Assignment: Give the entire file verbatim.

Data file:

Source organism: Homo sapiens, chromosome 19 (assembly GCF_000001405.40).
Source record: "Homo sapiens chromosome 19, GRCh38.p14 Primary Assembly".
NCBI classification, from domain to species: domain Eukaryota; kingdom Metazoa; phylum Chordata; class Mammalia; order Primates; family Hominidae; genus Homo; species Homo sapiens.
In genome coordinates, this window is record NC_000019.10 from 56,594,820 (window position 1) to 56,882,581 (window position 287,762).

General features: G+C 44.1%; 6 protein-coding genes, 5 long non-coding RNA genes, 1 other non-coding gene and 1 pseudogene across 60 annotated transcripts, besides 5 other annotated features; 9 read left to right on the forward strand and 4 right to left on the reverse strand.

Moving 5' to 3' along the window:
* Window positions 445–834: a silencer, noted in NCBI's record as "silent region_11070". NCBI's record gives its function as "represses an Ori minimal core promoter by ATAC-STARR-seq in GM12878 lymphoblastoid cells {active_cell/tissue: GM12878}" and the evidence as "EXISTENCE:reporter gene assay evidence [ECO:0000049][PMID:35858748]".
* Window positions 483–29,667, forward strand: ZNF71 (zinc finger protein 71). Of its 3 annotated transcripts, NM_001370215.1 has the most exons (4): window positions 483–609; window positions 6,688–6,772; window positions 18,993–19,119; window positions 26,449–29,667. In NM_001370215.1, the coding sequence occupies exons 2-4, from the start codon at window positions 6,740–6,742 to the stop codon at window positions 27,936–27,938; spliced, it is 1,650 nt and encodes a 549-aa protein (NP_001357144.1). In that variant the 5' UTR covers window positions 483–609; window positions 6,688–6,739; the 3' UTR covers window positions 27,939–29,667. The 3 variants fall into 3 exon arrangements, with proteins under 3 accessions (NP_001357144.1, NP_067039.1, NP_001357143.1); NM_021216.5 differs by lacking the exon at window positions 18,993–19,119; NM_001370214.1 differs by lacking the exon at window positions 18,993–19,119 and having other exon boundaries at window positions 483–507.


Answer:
Source organism: Homo sapiens, chromosome 19 (assembly GCF_000001405.40).
Source record: "Homo sapiens chromosome 19, GRCh38.p14 Primary Assembly".
NCBI classification, from domain to species: domain Eukaryota; kingdom Metazoa; phylum Chordata; class Mammalia; order Primates; family Hominidae; genus Homo; species Homo sapiens.
In genome coordinates, this window is record NC_000019.10 from 56,594,820 (window position 1) to 56,882,581 (window position 287,762).

General features: G+C 44.1%; 6 protein-coding genes, 5 long non-coding RNA genes, 1 other non-coding gene and 1 pseudogene across 60 annotated transcripts, besides 5 other annotated features; 9 read left to right on the forward strand and 4 right to left on the reverse strand.

Moving 5' to 3' along the window:
* Window positions 445–834: a silencer, noted in NCBI's record as "silent region_11070". NCBI's record gives its function as "represses an Ori minimal core promoter by ATAC-STARR-seq in GM12878 lymphoblastoid cells {active_cell/tissue: GM12878}" and the evidence as "EXISTENCE:reporter gene assay evidence [ECO:0000049][PMID:35858748]".
* Window positions 483–29,667, forward strand: ZNF71 (zinc finger protein 71). Of its 3 annotated transcripts, NM_001370215.1 has the most exons (4): window positions 483–609; window positions 6,688–6,772; window positions 18,993–19,119; window positions 26,449–29,667. In NM_001370215.1, the coding sequence occupies exons 2-4, from the start codon at window positions 6,740–6,742 to the stop codon at window positions 27,936–27,938; spliced, it is 1,650 nt and encodes a 549-aa protein (NP_001357144.1). In that variant the 5' UTR covers window positions 483–609; window positions 6,688–6,739; the 3' UTR covers window positions 27,939–29,667. The 3 variants fall into 3 exon arrangements, with proteins under 3 accessions (NP_001357144.1, NP_067039.1, NP_001357143.1); NM_021216.5 differs by lacking the exon at window positions 18,993–19,119; NM_001370214.1 differs by lacking the exon at window positions 18,993–19,119 and having other exon boundaries at window positions 483–507.